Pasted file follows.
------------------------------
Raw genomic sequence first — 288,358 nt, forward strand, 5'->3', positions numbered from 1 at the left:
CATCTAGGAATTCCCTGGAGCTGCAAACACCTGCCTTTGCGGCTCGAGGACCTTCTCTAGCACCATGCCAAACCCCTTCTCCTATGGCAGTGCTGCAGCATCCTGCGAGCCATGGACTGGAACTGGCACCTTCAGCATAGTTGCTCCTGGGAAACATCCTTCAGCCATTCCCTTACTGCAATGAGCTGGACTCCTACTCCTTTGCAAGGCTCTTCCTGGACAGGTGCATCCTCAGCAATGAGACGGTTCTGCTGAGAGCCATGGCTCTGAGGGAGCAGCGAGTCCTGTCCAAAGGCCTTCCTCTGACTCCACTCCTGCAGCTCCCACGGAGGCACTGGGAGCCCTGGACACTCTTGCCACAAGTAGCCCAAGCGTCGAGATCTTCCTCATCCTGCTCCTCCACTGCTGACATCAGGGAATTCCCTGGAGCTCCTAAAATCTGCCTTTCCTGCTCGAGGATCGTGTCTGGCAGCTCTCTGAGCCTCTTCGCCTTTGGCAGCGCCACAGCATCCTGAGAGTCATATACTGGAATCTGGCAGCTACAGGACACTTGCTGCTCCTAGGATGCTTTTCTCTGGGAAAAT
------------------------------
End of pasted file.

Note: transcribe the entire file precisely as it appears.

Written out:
Raw genomic sequence first — 288,358 nt, forward strand, 5'->3', positions numbered from 1 at the left:
CATCTAGGAATTCCCTGGAGCTGCAAACACCTGCCTTTGCGGCTCGAGGACCTTCTCTAGCACCATGCCAAACCCCTTCTCCTATGGCAGTGCTGCAGCATCCTGCGAGCCATGGACTGGAACTGGCACCTTCAGCATAGTTGCTCCTGGGAAACATCCTTCAGCCATTCCCTTACTGCAATGAGCTGGACTCCTACTCCTTTGCAAGGCTCTTCCTGGACAGGTGCATCCTCAGCAATGAGACGGTTCTGCTGAGAGCCATGGCTCTGAGGGAGCAGCGAGTCCTGTCCAAAGGCCTTCCTCTGACTCCACTCCTGCAGCTCCCACGGAGGCACTGGGAGCCCTGGACACTCTTGCCACAAGTAGCCCAAGCGTCGAGATCTTCCTCATCCTGCTCCTCCACTGCTGACATCAGGGAATTCCCTGGAGCTCCTAAAATCTGCCTTTCCTGCTCGAGGATCGTGTCTGGCAGCTCTCTGAGCCTCTTCGCCTTTGGCAGCGCCACAGCATCCTGAGAGTCATATACTGGAATCTGGCAGCTACAGGACACTTGCTGCTCCTAGGATGCTTTTCTCTGGGAAAAT